|Half Cents - Draped Bust|
|1806 Small 6-No Stems 1/2C||PCGS AU-55 BN||$ 635|
|Half Cents - Braided Hair|
|1855 1/2C||PCGS MS-65 BN||$ 920|
|Cents - Flowing Hair, CHAIN Reverse|
|1793 CHAIN "AMERICA" Chain AMERICA 1C||NGC Genuine BN||VF Details, 20 bid: 25000||$ 19550|
|Cents - Liberty|
|1820 1C||NGC MS-65 BN||$ 1725|
|Cents - Indian Head, BRONZE, Proof|
|1897 1C||PCGS PR-65 RB||$ 860|
|Cents - Lincoln, WHEAT Reverse|
|1909-S VDB 1C||PCGS MS-65 RB||$ 3045|
|Cents - Lincoln, MEMORIAL Reverse|
|1972 Doubled Die Obverse 1C||NGC MS-66 RD||$ 850|
The half cent is the lowest face value coin struck by the United States. Its minting was authorized April 2, 1792. Before the first coin was struck, the Act of January 14, 1793 changed its weight from 132 grains to 104 grains. Minted from 1793 to 1857 with various intermissions in coinage. The weight was again changed to 84 grains January 26, 1796 and the coinage was discontinued by the Act of February 21, 1857. All coins were minted at the Philadelphia Mint. Types minted follow: Liberty Cap Type, Head Facing Left 1793; Head Facing Right, 1794-1797; Draped Bust Type, 1800-1808; Classic Head Type, 1809-1836; Coronet Type, 1840-1857.
Large cents were coined every year from 1793 to 1857 except for 1815 when a lack of copper caused no cents to be produced. They were to be twice the weight of the half cent. All were coined at the Philadelphia Mint. Numerous die varities exist. Types minted follow: Flowing Hair, Chain Type Reverse 1793; Flowing Hair, Wreath Type Reverse 1793; Liberty Cap Type, 1793-1796; Draped Bust Type, 1796-1807; Classic Head Type, 1808-1814; Coronet Type, 1816-1857 (Matron Head, 1816-1835; Young Head, 1835-1857).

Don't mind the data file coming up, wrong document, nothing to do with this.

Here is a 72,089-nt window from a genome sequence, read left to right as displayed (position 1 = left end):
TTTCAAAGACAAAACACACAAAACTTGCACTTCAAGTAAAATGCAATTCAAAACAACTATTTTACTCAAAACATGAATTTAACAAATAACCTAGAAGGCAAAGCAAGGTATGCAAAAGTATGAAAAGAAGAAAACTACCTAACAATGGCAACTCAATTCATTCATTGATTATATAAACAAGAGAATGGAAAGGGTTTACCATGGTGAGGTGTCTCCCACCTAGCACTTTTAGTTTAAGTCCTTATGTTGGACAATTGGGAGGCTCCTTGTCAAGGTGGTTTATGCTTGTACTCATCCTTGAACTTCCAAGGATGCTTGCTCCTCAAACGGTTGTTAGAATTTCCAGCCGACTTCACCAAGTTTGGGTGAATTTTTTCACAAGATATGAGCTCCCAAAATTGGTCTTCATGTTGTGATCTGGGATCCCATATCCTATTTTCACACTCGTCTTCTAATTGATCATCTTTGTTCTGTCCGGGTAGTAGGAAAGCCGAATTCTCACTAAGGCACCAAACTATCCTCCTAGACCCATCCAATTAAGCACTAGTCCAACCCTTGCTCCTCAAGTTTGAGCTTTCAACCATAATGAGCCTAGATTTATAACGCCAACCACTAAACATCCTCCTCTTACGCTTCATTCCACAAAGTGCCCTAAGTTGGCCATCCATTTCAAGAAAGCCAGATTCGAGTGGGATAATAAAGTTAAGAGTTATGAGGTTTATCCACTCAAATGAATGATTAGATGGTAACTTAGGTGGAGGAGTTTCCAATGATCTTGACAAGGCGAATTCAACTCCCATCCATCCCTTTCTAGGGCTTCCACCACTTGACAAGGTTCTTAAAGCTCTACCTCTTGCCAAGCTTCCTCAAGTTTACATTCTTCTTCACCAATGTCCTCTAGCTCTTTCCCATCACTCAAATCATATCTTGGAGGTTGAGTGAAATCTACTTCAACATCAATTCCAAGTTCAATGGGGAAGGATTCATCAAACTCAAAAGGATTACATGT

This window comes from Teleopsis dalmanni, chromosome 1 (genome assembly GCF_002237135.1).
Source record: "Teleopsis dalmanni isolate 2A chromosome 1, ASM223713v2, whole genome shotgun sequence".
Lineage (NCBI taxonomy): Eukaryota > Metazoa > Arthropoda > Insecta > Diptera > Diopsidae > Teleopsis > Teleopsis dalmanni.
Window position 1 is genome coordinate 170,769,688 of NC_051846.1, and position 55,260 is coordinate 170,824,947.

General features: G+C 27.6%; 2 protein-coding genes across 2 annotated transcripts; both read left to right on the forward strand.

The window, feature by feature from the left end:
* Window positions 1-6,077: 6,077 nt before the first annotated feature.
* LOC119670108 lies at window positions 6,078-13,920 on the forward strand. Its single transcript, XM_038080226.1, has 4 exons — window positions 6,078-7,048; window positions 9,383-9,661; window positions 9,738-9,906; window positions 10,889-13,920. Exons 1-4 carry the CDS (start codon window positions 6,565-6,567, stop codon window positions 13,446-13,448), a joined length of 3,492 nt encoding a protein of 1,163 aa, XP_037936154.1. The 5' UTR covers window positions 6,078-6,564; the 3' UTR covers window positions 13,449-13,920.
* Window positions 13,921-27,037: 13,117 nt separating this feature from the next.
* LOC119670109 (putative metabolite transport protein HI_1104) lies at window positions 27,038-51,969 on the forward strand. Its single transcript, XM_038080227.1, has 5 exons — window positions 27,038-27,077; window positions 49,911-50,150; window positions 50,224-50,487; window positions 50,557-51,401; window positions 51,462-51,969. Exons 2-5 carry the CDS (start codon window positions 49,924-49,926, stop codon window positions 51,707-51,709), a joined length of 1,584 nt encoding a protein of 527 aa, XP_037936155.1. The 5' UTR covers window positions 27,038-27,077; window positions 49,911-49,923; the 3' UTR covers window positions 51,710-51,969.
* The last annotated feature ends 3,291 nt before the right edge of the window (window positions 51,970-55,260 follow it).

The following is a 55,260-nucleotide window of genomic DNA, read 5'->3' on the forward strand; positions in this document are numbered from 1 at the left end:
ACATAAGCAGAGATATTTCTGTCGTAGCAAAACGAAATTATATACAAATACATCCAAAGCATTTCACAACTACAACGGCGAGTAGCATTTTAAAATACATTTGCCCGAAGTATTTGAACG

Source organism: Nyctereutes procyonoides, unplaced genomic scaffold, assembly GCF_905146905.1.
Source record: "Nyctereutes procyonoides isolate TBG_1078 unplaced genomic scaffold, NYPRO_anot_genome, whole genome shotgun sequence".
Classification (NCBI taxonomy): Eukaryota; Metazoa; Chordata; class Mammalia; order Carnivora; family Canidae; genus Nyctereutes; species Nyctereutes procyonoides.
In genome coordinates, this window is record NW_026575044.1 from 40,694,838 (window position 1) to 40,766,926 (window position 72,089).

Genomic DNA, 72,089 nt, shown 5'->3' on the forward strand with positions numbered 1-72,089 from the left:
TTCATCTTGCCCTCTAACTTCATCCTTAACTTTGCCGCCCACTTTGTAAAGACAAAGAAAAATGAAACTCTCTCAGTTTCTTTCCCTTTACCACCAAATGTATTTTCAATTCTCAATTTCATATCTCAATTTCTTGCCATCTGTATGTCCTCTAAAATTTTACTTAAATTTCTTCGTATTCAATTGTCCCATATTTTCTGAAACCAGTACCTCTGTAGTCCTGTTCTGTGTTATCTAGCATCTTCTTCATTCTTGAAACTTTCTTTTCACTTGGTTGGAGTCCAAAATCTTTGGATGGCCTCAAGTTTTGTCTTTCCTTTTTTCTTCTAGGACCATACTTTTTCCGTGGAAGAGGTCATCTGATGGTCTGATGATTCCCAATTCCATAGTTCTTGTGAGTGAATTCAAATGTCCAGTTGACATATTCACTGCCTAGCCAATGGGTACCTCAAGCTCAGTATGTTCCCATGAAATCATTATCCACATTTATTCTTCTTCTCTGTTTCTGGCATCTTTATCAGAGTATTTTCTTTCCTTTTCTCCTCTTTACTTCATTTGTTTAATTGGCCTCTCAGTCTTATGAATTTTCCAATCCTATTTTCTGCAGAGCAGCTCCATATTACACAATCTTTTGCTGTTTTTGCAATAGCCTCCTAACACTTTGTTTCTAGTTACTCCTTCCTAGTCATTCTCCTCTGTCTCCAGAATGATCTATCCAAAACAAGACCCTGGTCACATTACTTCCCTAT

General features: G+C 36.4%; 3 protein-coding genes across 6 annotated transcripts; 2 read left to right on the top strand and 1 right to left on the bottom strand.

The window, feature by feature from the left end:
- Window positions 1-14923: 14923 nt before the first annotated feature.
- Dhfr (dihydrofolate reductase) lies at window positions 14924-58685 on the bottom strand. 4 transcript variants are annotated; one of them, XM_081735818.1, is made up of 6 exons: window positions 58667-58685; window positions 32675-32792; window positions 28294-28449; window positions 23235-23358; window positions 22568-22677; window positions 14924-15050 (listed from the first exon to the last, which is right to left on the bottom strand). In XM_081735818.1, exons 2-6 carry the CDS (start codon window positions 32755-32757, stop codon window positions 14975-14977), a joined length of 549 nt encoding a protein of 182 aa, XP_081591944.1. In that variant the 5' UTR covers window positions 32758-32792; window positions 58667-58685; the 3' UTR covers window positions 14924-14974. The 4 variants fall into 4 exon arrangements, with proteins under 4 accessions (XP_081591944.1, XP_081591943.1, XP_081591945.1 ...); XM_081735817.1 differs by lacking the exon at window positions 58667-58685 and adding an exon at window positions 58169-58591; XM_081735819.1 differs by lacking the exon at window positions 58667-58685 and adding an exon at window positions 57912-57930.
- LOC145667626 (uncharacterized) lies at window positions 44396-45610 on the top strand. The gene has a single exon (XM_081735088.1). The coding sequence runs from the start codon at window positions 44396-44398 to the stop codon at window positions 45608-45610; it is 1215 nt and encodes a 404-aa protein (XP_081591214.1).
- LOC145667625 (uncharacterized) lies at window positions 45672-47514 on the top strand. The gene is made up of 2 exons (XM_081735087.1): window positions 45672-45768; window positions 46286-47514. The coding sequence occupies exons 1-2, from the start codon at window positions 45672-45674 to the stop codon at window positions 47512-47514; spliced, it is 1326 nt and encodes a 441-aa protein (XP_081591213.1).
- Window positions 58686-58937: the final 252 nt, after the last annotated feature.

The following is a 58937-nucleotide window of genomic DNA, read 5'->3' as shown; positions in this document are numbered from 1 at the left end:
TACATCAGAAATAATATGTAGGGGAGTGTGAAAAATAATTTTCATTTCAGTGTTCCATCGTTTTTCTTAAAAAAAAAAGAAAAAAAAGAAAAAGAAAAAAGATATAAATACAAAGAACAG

Small cents were minted from 1856 to date. The 1856 Eagle Cent was actually a pattern struck to show Congress how the nickel cent would look. It is estimated that 1000 to 2000 pieces were struck in total and all are collected as regular issues because of their widespread popularity. These flying eagle cents were minted from 1856 to 1858. The Indian Head Cent was first struck in 1859. An intersting note is that the "Indian Head" is actually a representation of Liberty wearing an Indian headdress, not an actual Indian. Types minted are: Copper-nickel, Laurel Wreath Reverse 1959; Copper-nickel, Oak Wreath with Shield, 1860-1864; Bronze, 1864-1909.
The 100th anniversary of Lincoln's birth was commemorated with the issuance of the Lincoln Cent designed by Victor D. Brenner. The Lincoln type was the first cent to have the motto, IN GOD WE TRUST. Wheat head reverse Lincoln Cents were minted from 1909-1958. Striking of the MEMORIAL reverse started in 1959 and continues today.
The Act of April 22, 1864 included a provision for the bronze two cent piece. Its composition was .950 copper and .050 tin and zinc. This short-lived series ws struck from 1864 to 1873. All coins were minted at the Philadelphia Mint.